As CGI versions of Jamie and Kemel climb a CGI rope towards a CGI balcony, Sue sinks deeper into her chair.
Sue: I’m really struggling with this story, Neil. Be honest with me, are you actually enjoying this rubbish? Does everyone struggle with it, or is it just me?
We both agree that Maxtible is a bit of a git.
Me: I bet this isn’t the first time Maxtible has hypnotised Mollie.
Sue: Is Mollie the new companion? She seems nice.
And then Sue’s patience with this particular recon finally runs out.
Sue: I’m starting to think this story was badly directed. It’s as if the director is shooting everything from the waist down.
Me: They’re using stand-ins again. It wouldn’t have looked like this originally.
Sue: So why do it then? It’s distracting. I need the narration, too. I think I’ve turned into a recon purist, God help me.
When Jamie challenges the Doctor’s authority again, Sue manages to stay awake this time.
Sue: Jamie is the first companion who’s given the Doctor a hard time since Barbara, I think. I like it.
When a Dalek with the human factor suddenly takes the Doctor from behind, Sue just can’t help herself:
Sue: Is that Dalek being influenced by Jamie’s sexy thoughts? That has to be the weirdest cliffhanger yet.
Sue: So are these Daleks children, then? We’ve never seen Dalek children before. How does that work?
Me: They’ve been injected with the human factor. It makes them childlike.
Me: Now you’re beginning to sound like them.
Sue: Is it because they’ve just been born? Because we saw Daleks being born on that production line story not so long ago, and they didn’t seem very childlike to me.
Sue: Why weren’t those Daleks childish? Childish in a Dalek way, I mean.
Me: You’ve lost me now.
Sue: Never mind. But if this is what they’ve managed to extract from Jamie, he should be thoroughly ashamed of himself.
Me: Don’t you think this scene is disturbing? The Daleks with the sing-song voices freak the hell out of me.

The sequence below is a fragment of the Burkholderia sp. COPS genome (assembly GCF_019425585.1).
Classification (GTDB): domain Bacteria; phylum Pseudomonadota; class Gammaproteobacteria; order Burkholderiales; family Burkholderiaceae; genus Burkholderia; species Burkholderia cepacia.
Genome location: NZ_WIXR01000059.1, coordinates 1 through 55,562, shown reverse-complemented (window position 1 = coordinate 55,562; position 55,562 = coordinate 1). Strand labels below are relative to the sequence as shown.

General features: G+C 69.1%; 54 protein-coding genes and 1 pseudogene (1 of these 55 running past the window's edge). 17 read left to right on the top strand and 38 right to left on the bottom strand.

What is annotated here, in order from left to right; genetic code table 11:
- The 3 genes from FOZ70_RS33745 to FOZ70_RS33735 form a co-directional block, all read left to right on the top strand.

Sue is more disturbed by Maxtible, who’s becoming crazier by the second.
Sue: Why is he still obsessed with alchemy? He’s invented time travel. He could make more money as a time-travelling Lovejoy, surely? How much money does he need, anyway? It’s not as if he’s spending any of it on hair care products.
Sue isn’t impressed by the Emperor Dalek, either.
Sue: It doesn’t look right to me. It looks silly.
Me: What? It looks fantastic!
Sue: He’s got massive tits!
Damn, she’s right you know. I’d never noticed that before.
Sue: Are you sure it isn’t an Empress? If the Doctor decides to give that Dalek a name, it should be Jordan.
Sue: Why is this story seven episodes long, Neil? Seven feels like such an arbitrary number. They could have told this story in four parts, easily.
As it hurtles towards its conclusion, the Doctor starts banging on about his home planet like he’s David Tennant in, well, every episode of Doctor Who David Tennant was in.
Sue: The Doctor is very keen to get back to Gallifrey, isn’t he? Does Gallifrey exist at this point or has it been destroyed in the Time War?
Me: Let’s not get into that now.
As the Doctor walks through the archway, which makes Daleks even more Daleky, Nicol walks in on us.
Nicol: So this is what a recon looks like. How can you watch this rubbish? I had no idea you were torturing my mam like this.
Sue: (Pointing at the screen) Don’t step through that door, you idiot!
Me: Don’t worry, Nicol, she’s fine.
Nicol leaves us to it, shaking her head on her way out.
Sue: That was a scary moment for the kids. The Doctor must be putting it on, though. He’s much too smart for the Daleks.
As the guest cast start dropping like flies, Sue finally gives in to the conclusion that she’s been subconsciously battling against ever since we started this story.
Sue: So, is Victoria the new companion or not? I’m running out of options, and I’m sure I know the rules.
Me: Finally, she gets it.
Sue: (Sighing) She’s no Shirley Valentine.
The Doctor infects a squad of Daleks with the human factor, and before you can say “Genocide!”, he’s started a civil war on Skaro.
Sue: This probably looked great. It feels like a proper series finale with all these explosions going off. It feels epic. Is this what it would have looked like when it went out? The moving images we’re watching now?
Me: No. Not exactly.
Sue: Oh, this is really starting to piss me off now. What’s real and what isn’t? How am I supposed to judge this?
Another thing Sue has a problem with is not seeing Maxtible die.
Sue: They can’t do that! He has to get his comeuppance.
Me: He’s wandering around – insane and brainwashed – on an alien planet that’s tearing itself apart. I don’t think he got away with it.
Sue: He could come back.
Me: Don’t hold your breath. Although if anyone from Big Finish is reading this, please call me.
As Skaro is plunged into chaos, the Doctor proclaims it to be the Daleks’ “final end”.
Sue: Yeah, yeah, yeah. They’ll be back next year. Just you wait and see.
Sue: That was a game of two halves. I was going to give it Three out of 10, but the last two episodes were quite good, and now I’m torn. I think the choice of recon ruined it for me. I’m going to blame you for that.
Me: Don’t worry, I’ve got a special treat lined up for our wedding anniversary this weekend.
Sue: A romantic meal?
Me: Better than that, love. Our first Patrick Troughton story that actually exists!
Sue: You really know how to treat a woman.